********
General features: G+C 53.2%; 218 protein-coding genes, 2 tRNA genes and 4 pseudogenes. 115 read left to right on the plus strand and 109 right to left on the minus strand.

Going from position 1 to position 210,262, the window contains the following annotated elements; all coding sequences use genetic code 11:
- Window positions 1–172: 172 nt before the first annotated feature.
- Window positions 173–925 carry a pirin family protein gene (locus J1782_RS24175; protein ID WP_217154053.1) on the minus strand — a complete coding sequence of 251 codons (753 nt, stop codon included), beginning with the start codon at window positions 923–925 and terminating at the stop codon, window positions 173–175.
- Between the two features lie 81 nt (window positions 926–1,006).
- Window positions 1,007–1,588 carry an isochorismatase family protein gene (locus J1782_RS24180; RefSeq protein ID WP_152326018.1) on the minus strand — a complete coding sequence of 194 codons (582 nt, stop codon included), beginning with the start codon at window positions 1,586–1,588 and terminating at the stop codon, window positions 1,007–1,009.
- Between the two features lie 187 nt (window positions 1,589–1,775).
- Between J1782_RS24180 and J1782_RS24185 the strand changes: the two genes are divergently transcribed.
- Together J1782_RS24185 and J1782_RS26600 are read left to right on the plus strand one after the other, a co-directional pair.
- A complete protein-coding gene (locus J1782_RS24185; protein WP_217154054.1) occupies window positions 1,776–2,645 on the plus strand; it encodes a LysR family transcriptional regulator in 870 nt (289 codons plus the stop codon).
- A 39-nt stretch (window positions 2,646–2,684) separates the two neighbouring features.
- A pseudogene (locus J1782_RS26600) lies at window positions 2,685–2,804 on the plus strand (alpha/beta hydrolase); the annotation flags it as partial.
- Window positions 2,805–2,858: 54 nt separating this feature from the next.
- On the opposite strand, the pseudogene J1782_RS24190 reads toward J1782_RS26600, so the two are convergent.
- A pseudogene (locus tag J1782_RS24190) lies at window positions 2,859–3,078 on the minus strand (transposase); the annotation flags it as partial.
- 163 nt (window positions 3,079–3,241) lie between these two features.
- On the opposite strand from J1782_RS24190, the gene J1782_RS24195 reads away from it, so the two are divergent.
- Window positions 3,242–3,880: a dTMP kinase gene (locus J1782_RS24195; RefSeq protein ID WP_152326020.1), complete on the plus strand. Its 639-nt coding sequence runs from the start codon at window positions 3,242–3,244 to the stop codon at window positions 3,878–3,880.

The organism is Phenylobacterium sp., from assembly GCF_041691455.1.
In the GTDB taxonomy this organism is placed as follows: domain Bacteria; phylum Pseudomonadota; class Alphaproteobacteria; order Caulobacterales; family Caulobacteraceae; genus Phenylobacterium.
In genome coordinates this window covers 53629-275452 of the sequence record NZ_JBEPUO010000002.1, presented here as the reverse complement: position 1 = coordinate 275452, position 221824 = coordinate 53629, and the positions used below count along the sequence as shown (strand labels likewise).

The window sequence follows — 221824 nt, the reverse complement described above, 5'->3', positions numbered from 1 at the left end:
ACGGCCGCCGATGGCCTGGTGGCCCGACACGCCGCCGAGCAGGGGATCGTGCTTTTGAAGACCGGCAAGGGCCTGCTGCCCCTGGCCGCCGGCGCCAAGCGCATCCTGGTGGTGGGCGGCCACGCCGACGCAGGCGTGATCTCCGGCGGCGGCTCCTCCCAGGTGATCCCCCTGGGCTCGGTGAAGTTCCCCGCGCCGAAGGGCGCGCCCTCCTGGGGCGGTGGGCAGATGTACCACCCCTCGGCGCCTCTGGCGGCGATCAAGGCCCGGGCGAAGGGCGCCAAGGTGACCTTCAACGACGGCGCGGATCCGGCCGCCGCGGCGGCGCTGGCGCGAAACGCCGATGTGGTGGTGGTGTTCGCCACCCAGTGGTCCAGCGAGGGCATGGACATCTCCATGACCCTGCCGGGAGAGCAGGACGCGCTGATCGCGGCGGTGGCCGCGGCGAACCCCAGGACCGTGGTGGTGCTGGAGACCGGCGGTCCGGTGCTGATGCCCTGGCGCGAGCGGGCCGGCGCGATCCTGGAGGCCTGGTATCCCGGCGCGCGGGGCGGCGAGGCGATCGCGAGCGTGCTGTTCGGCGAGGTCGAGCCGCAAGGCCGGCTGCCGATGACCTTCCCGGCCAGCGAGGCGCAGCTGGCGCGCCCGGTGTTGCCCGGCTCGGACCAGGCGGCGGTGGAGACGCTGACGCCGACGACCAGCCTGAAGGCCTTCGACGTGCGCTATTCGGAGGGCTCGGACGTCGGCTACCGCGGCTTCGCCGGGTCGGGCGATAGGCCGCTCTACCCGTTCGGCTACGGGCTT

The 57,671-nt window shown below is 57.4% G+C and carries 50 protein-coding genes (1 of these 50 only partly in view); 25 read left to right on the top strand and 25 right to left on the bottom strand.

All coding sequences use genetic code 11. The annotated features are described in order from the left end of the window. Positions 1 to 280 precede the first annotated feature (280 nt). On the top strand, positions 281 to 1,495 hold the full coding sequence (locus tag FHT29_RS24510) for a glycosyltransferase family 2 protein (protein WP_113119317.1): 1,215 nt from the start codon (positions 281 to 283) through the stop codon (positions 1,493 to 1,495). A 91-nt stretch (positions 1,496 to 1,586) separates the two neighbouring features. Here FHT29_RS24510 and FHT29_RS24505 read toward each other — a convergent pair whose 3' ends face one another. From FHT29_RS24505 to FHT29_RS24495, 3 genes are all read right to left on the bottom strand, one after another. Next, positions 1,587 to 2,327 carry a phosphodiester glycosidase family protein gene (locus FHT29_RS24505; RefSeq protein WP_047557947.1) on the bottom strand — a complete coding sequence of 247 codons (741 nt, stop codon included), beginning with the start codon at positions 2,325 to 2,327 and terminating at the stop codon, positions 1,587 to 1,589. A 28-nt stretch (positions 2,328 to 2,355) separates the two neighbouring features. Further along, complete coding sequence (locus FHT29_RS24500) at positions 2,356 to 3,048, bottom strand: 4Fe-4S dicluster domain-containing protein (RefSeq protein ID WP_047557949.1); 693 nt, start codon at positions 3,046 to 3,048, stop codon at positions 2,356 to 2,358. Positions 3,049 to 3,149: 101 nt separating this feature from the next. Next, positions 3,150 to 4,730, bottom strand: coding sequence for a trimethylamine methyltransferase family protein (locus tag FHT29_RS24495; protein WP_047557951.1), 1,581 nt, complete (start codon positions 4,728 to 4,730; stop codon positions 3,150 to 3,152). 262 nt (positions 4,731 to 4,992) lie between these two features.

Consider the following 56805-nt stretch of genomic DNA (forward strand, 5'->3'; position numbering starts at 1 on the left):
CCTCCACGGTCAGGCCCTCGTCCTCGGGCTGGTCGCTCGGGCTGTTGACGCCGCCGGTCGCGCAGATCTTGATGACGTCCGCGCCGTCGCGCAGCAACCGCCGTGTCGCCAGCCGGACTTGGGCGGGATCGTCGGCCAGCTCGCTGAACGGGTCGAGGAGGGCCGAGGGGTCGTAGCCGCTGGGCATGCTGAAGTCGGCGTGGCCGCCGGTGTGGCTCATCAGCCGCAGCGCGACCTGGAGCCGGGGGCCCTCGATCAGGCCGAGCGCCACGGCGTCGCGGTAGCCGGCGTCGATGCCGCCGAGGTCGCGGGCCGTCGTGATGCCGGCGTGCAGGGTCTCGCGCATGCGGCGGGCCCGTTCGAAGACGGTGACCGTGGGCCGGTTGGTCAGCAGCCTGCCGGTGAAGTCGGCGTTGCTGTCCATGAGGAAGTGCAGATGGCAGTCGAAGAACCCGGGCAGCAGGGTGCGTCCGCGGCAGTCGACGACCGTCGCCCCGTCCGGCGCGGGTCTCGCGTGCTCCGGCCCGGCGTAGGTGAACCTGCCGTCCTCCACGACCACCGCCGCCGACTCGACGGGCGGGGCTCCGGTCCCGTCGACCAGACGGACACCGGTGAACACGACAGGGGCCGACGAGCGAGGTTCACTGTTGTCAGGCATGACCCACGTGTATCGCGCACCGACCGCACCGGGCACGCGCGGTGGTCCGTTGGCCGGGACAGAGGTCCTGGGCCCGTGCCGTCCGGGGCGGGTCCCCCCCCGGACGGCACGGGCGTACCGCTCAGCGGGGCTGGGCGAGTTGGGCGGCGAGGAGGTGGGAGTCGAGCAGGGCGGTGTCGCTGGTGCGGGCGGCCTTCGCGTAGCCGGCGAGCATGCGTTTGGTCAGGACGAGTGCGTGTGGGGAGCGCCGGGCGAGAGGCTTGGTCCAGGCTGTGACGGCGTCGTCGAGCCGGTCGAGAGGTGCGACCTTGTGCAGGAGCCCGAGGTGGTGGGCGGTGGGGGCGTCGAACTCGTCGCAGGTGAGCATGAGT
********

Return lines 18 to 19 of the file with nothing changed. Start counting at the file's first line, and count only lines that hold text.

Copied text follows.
- Window positions 3,242–3,880: a dTMP kinase gene (locus J1782_RS24195; RefSeq protein ID WP_152326020.1), complete on the plus strand. Its 639-nt coding sequence runs from the start codon at window positions 3,242–3,244 to the stop codon at window positions 3,878–3,880.

The organism is Phenylobacterium sp., from assembly GCF_041691455.1.